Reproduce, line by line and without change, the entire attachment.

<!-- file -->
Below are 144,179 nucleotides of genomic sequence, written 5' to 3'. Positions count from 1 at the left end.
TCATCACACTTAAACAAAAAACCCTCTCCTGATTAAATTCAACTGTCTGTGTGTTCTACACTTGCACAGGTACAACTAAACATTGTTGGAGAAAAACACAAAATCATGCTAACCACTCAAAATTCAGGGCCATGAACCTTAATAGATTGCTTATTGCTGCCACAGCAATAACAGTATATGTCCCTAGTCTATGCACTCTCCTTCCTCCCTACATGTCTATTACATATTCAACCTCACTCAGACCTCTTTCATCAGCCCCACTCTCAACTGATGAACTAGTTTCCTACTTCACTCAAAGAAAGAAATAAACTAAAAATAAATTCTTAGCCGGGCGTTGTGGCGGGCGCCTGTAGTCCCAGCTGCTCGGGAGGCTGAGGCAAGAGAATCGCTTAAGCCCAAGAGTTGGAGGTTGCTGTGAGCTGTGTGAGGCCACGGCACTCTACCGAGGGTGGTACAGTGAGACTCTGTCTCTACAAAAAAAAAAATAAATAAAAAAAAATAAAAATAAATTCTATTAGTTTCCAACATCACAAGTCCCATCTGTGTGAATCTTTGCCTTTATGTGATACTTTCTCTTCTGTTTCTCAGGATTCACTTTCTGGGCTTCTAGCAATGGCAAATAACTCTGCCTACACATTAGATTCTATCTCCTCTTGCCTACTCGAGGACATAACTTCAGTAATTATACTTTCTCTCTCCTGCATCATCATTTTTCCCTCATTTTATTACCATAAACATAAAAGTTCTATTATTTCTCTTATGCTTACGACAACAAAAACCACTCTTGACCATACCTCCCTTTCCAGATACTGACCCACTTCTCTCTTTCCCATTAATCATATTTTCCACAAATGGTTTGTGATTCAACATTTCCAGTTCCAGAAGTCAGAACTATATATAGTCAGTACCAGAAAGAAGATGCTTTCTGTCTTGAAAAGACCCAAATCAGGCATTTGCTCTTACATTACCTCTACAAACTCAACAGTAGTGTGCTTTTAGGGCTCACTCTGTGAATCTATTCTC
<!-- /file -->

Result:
Below are 144,179 nucleotides of genomic sequence, written 5' to 3'. Positions count from 1 at the left end.
TCATCACACTTAAACAAAAAACCCTCTCCTGATTAAATTCAACTGTCTGTGTGTTCTACACTTGCACAGGTACAACTAAACATTGTTGGAGAAAAACACAAAATCATGCTAACCACTCAAAATTCAGGGCCATGAACCTTAATAGATTGCTTATTGCTGCCACAGCAATAACAGTATATGTCCCTAGTCTATGCACTCTCCTTCCTCCCTACATGTCTATTACATATTCAACCTCACTCAGACCTCTTTCATCAGCCCCACTCTCAACTGATGAACTAGTTTCCTACTTCACTCAAAGAAAGAAATAAACTAAAAATAAATTCTTAGCCGGGCGTTGTGGCGGGCGCCTGTAGTCCCAGCTGCTCGGGAGGCTGAGGCAAGAGAATCGCTTAAGCCCAAGAGTTGGAGGTTGCTGTGAGCTGTGTGAGGCCACGGCACTCTACCGAGGGTGGTACAGTGAGACTCTGTCTCTACAAAAAAAAAAATAAATAAAAAAAAATAAAAATAAATTCTATTAGTTTCCAACATCACAAGTCCCATCTGTGTGAATCTTTGCCTTTATGTGATACTTTCTCTTCTGTTTCTCAGGATTCACTTTCTGGGCTTCTAGCAATGGCAAATAACTCTGCCTACACATTAGATTCTATCTCCTCTTGCCTACTCGAGGACATAACTTCAGTAATTATACTTTCTCTCTCCTGCATCATCATTTTTCCCTCATTTTATTACCATAAACATAAAAGTTCTATTATTTCTCTTATGCTTACGACAACAAAAACCACTCTTGACCATACCTCCCTTTCCAGATACTGACCCACTTCTCTCTTTCCCATTAATCATATTTTCCACAAATGGTTTGTGATTCAACATTTCCAGTTCCAGAAGTCAGAACTATATATAGTCAGTACCAGAAAGAAGATGCTTTCTGTCTTGAAAAGACCCAAATCAGGCATTTGCTCTTACATTACCTCTACAAACTCAACAGTAGTGTGCTTTTAGGGCTCACTCTGTGAATCTATTCTC